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Floyd Mayweather Jr and Miguel Cotto set for May 5 collision

TAGs: boxing, Floyd Mayweather, Miguel Cotto, sports

Floyd Mayweather Jr. vs Miguel Cotto Official PosterThe primal allure of boxing, unlike any other sport save for MMA, is watching two fighters lay waste to all sorts of civility when they enter the ring. Too much is put on the spectacle that goes with the sport, especially in high-profile fights like the upcoming Floyd Mayweather Jr – Miguel Cotto showdown on May 5.

But when you leave behind the promo tours, the 24/7 episodes, and the continuous media coverage surrounding it, you’re left with two men standing in the middle of the ring, armed only with a pair of tightly-wrapped fists and serious malicious intent to destroy one another.

Prize fights like Mayweather-Cotto is the kind of event that makes people drop whatever it is their doing, shell out $60 for the pay-per-view and plop down on their couches to watch two men annihilate each other.The two protagonists, especially “Money May”, are locks for the Hall-of-Fame. Both are also at the peak of their boxing powers, which means that no matter how heavy the odds are stacked against Miguel Cotto – oddsmakers are favoring Mayweather at 1/7 odds while Cotto is a heavy underdog at 9/2 odds – there’s always that chance he lands an overhand right and puts the first blemish on Mayweather’s spotless 42-0 record.

Miguel Cotto is no slouch. He’s held four world championship belts in his career, he’s the current WBA Light Middleweight Champion, and his only loss that’s worth noting – sorry, we’re not counting that controversial Margarito fight – came in the hands of Manny Pacquiao. If there’s anybody that can put some pressure on Floyd in a big-money fight outside Pac Man, it’s the Puerto Rican bomber.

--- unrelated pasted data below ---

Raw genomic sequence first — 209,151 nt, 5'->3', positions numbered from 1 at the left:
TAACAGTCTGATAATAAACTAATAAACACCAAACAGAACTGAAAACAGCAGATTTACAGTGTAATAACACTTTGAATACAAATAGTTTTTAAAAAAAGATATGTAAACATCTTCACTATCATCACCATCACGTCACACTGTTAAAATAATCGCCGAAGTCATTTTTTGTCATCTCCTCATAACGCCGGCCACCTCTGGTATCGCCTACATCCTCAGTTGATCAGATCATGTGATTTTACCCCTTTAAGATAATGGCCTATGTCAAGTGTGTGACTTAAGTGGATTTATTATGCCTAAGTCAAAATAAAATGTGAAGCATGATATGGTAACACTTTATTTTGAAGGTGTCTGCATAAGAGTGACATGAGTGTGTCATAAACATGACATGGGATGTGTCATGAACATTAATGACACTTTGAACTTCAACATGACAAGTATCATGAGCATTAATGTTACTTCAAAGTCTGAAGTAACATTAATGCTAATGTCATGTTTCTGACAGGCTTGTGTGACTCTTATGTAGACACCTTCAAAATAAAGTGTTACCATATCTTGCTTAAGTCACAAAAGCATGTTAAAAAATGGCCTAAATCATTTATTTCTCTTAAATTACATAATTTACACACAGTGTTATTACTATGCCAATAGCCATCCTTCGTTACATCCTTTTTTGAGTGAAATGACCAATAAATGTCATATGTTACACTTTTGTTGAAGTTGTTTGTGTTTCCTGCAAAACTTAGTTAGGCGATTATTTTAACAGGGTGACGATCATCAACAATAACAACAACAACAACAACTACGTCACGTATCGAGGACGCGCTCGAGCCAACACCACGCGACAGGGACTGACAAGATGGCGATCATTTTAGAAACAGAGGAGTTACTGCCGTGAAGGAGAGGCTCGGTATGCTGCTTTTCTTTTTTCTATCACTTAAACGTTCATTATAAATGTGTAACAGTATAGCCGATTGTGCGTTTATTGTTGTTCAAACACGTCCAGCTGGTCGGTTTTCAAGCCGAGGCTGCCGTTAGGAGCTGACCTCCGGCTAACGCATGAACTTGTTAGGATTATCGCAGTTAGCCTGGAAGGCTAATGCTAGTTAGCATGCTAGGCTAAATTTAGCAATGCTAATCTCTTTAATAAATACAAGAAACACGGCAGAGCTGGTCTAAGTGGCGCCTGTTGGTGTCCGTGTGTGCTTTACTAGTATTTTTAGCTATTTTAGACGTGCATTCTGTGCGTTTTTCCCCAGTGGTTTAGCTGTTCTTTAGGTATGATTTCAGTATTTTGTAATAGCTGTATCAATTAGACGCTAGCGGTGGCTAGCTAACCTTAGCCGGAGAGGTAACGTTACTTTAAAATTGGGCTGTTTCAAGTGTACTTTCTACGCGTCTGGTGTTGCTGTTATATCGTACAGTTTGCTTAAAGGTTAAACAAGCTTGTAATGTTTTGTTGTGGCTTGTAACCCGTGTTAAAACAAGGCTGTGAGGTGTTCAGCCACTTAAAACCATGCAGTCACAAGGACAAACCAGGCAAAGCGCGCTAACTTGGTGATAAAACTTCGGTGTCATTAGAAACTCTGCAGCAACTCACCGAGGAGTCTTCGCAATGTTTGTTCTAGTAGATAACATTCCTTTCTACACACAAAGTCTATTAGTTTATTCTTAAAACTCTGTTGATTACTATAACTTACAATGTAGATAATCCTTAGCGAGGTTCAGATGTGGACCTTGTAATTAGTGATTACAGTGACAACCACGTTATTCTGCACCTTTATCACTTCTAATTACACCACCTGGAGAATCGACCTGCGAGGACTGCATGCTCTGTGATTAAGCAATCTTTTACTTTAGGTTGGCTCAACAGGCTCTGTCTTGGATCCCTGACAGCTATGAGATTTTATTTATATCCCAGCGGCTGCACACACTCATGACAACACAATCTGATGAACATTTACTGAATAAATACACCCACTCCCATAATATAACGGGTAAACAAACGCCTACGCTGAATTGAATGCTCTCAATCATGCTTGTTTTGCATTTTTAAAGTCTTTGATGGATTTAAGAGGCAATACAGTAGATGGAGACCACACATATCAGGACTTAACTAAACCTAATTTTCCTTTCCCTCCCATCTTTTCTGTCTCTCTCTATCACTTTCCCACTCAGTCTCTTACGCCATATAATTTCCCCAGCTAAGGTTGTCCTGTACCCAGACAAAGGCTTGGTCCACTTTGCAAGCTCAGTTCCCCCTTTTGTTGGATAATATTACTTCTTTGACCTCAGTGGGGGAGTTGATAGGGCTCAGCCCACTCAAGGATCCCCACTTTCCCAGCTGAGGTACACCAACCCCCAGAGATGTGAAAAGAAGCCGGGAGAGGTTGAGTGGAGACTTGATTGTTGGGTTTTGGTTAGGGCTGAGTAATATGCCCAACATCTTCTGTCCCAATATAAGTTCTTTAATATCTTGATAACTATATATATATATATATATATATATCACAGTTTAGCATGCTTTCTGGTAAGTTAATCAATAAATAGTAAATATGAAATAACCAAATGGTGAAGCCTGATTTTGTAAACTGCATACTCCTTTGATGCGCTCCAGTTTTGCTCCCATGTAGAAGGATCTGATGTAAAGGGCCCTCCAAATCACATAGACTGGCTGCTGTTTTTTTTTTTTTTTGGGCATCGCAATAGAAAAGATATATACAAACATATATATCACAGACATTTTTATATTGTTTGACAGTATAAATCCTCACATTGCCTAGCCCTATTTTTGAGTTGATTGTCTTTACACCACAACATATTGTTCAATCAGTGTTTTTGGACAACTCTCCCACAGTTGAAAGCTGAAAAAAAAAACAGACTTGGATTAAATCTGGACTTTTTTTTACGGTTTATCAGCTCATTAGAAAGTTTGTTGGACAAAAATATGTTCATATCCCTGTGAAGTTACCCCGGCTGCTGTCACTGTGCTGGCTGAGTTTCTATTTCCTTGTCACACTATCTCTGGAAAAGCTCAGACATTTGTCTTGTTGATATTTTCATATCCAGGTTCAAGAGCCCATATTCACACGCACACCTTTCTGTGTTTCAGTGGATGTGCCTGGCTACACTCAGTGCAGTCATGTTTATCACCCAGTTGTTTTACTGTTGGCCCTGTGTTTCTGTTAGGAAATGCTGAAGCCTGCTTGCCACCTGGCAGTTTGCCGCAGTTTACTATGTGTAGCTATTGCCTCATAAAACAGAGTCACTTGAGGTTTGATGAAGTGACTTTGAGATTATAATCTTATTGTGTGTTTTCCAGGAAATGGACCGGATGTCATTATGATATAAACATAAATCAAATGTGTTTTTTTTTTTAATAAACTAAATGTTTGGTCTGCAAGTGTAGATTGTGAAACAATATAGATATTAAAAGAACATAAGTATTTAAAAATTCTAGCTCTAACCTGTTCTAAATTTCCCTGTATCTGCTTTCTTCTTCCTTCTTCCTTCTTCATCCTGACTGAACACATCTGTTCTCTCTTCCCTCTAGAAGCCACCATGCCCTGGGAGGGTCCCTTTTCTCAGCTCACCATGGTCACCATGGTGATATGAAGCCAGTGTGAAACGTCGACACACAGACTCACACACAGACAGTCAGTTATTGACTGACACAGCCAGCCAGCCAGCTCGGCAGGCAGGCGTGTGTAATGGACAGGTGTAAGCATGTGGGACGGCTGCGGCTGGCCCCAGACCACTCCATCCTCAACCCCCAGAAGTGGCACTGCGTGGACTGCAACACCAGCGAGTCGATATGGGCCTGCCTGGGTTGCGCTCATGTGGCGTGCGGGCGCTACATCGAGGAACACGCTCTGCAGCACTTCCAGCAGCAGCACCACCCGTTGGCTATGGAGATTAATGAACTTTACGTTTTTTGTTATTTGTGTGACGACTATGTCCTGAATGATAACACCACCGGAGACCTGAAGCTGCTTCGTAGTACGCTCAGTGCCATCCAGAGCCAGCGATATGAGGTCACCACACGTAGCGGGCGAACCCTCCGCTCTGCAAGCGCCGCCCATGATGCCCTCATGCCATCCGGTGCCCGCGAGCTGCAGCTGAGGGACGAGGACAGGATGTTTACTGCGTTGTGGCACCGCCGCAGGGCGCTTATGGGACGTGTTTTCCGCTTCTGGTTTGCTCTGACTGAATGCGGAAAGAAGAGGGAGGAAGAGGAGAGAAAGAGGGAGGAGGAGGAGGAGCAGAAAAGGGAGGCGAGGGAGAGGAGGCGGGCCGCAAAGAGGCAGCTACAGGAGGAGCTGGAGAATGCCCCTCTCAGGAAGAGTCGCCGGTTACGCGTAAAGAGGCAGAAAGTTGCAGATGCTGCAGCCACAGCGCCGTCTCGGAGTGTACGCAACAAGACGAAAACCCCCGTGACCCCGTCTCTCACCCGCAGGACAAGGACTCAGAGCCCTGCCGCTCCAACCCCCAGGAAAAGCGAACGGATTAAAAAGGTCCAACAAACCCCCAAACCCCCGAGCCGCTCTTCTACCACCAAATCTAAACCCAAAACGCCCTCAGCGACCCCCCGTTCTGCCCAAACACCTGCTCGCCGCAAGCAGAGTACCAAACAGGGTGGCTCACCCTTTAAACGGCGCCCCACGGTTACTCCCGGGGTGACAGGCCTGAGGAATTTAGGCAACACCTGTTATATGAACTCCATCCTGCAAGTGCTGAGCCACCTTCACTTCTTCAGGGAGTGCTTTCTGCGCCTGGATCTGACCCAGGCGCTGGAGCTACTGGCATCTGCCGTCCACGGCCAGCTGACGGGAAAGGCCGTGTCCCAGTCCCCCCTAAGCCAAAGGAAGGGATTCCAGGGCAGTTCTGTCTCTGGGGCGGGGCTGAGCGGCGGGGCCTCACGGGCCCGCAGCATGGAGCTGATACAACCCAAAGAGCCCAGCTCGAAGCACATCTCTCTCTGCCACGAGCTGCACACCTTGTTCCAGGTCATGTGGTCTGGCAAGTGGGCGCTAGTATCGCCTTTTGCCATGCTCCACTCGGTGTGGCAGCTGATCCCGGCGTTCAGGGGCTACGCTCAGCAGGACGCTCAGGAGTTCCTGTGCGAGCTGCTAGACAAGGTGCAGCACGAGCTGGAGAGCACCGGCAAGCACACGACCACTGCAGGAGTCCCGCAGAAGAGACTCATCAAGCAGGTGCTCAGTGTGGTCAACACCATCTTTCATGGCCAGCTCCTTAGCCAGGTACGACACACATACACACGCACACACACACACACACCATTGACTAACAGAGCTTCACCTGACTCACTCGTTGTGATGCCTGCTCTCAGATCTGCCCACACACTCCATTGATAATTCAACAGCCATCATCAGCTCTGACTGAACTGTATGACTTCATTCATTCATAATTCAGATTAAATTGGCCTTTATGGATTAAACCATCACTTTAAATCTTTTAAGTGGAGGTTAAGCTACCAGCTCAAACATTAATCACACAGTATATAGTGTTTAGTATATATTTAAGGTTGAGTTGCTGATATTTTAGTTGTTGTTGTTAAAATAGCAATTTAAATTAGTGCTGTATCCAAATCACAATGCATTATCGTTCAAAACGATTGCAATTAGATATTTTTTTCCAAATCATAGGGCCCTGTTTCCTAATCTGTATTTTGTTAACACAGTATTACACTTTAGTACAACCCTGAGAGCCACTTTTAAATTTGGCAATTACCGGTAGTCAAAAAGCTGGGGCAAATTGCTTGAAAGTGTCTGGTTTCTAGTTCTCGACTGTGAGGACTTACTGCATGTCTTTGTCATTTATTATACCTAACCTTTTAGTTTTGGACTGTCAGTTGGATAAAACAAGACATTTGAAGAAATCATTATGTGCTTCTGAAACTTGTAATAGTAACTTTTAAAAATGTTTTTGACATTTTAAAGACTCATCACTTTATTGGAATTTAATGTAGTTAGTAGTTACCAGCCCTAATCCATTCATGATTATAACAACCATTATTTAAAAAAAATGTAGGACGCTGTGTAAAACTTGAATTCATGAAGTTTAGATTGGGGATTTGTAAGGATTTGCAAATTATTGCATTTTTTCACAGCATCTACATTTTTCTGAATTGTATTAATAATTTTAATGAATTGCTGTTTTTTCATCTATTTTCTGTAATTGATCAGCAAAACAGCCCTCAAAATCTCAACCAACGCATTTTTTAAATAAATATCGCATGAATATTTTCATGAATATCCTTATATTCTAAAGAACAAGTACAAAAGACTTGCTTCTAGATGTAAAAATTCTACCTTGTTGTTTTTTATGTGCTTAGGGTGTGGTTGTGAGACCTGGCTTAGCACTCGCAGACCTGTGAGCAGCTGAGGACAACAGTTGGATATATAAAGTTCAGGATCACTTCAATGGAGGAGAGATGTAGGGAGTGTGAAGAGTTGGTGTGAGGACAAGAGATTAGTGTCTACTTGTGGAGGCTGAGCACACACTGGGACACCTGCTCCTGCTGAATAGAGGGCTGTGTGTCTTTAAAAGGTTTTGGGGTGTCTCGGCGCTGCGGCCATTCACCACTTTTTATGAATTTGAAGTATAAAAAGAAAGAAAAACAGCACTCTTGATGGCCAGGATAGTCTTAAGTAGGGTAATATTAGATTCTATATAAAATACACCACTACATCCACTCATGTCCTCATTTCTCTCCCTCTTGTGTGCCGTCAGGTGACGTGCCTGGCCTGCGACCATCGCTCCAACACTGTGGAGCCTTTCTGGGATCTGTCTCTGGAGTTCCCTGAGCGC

And for all his greatness inside the ring, Mayweather has never been a model citizen outside of it. He’s characterized by a lot of folks as arrogant and full of himself. He’s been in trouble with the law far too many times than we care to count. And oh, by the way, did we mention people think he’s arrogant and full of himself?

Combine these two elements together and you have a fight that people, fans and bettors alike, will be all eyes on.

And if you’re a betting man, you can pretty much expect some serious action on both sides. One side will be on Floyd, despite his heavy favorite odds. When you’re behind a man who is the unquestioned pound-for-pound king of the sport and boasting of an impeccable 42-0 record, you’re going to feel confident shelling out them bills for odds that are as good as a sure thing.

On the flip side, Cotto backers will point to the combination of getting premium ‘dog odds and the glorious sight of Floyd getting his first loss as the primary motivations in risking their disposable income. It’s not a bad wager, per se, but considering how Floyd supporters have cashed in 42 times in 42 fights, it’s certainly a gamble putting money against Money.

But through all the hooplah, the betting, and the side shows, the fight is still all about the fighters. When they both step inside that ring, they won’t be thinking about anything else apart from the other man.

Training. Family. Money. No thought of it.

Unlike all of us who will simply watch and cheer for the fighter we’re backing, those two have no other choice but to do the most primal instinct in all of us: fight to survive.

And if it has to be done at the expense of the other, then so be it.

Floyd Mayweather Jr and Miguel Cotto on May 5.

The world is waiting.

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